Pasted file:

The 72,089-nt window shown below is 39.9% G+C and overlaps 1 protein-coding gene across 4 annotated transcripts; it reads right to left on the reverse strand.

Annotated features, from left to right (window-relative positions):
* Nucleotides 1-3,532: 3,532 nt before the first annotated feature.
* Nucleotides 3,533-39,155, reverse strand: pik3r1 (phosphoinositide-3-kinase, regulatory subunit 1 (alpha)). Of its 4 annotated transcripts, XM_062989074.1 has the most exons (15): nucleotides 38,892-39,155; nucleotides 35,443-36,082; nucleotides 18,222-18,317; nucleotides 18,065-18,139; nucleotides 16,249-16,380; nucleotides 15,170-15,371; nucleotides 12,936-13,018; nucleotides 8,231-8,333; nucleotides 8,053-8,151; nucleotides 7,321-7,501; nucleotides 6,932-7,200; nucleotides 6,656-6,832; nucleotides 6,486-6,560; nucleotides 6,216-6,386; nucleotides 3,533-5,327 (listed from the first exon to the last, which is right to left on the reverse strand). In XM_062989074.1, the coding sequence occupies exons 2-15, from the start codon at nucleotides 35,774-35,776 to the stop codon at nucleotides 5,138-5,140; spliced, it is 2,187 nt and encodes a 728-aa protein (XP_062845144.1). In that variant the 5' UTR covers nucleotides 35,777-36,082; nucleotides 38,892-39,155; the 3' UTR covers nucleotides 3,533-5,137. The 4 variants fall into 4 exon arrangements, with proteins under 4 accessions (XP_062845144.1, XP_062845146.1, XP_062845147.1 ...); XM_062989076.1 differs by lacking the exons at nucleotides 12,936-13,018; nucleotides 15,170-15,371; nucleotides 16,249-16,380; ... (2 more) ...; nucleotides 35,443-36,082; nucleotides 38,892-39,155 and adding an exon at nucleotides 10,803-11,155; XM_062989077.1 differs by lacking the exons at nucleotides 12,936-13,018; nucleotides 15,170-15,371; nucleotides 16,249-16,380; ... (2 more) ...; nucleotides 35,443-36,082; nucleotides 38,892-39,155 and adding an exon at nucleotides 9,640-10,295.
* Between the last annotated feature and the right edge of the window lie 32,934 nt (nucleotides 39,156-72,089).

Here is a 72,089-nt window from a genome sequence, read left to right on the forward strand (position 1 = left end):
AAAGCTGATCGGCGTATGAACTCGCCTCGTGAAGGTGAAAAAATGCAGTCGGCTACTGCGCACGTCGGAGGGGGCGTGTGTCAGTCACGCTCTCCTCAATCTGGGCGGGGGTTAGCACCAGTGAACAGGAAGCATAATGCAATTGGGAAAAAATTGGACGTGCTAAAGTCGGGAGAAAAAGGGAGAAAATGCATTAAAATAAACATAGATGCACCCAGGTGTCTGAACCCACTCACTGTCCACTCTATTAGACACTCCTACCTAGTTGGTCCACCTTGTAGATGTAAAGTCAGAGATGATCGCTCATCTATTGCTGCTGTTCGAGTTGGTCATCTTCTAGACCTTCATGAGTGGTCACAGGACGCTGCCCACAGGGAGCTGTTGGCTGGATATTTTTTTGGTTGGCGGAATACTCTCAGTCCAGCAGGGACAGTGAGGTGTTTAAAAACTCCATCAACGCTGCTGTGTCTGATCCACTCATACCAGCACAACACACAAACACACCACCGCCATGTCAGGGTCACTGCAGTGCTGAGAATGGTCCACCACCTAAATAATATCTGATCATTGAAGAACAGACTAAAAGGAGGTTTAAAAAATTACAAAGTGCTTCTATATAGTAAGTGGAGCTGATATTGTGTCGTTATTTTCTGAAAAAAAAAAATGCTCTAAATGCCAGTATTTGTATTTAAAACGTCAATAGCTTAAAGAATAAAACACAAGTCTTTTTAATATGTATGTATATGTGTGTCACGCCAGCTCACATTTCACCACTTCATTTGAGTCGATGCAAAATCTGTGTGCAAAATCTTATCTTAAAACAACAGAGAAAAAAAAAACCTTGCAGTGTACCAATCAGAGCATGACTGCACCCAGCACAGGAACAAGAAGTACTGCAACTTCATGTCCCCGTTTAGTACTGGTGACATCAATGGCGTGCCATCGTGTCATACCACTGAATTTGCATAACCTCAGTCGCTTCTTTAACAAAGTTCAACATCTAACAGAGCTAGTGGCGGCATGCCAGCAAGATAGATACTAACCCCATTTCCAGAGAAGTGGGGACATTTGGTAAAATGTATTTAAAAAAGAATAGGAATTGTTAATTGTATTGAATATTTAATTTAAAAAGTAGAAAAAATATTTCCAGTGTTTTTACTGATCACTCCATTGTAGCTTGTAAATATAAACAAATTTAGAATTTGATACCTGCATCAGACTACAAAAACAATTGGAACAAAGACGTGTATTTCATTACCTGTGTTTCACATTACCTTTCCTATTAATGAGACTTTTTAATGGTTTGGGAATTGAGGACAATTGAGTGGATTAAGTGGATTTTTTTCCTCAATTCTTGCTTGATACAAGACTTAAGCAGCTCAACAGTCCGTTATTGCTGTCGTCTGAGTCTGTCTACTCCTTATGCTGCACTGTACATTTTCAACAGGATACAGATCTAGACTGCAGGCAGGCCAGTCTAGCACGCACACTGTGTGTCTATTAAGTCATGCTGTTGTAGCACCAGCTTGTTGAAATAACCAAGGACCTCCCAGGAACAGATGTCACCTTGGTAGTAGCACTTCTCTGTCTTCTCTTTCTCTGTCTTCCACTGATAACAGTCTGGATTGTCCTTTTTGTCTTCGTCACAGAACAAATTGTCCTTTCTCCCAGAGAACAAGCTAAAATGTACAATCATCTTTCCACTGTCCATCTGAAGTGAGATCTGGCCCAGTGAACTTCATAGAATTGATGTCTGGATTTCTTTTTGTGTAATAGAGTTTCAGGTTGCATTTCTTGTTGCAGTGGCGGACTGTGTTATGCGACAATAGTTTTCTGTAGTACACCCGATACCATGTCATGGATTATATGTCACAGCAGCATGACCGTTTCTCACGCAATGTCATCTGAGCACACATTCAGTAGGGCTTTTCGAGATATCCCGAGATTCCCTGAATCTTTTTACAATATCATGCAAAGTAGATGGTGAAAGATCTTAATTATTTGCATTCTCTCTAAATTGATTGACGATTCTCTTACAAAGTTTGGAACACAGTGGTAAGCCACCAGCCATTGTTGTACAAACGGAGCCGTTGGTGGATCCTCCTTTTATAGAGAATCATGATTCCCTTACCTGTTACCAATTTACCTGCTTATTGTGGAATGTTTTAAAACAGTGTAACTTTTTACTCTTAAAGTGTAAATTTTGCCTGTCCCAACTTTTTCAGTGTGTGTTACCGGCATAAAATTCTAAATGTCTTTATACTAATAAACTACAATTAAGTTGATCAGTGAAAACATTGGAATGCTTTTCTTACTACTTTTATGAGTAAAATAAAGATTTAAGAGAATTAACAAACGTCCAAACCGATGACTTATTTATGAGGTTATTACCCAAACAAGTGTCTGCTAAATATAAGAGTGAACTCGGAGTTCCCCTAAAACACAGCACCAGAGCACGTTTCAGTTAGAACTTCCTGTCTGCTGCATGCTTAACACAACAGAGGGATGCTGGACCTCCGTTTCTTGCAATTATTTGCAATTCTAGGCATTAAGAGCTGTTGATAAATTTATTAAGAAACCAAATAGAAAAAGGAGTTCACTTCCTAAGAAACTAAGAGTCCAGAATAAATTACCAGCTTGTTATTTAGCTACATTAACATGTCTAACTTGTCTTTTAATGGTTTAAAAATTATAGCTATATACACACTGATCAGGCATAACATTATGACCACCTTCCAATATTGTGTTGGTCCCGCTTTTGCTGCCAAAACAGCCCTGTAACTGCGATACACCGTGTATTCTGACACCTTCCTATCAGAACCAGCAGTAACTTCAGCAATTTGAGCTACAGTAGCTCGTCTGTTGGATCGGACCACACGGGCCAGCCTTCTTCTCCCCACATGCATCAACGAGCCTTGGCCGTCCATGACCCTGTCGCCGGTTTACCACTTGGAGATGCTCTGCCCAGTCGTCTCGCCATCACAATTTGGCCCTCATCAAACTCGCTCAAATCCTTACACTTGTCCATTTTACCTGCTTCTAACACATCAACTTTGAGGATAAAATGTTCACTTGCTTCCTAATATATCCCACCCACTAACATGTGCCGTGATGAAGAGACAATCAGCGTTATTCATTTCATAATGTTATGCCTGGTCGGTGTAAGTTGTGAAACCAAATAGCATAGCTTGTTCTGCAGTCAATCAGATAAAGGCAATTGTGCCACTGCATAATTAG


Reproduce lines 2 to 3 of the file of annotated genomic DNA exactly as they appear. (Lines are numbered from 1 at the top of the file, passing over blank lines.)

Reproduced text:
Annotated features, from left to right (window-relative positions):
* Nucleotides 1-3,532: 3,532 nt before the first annotated feature.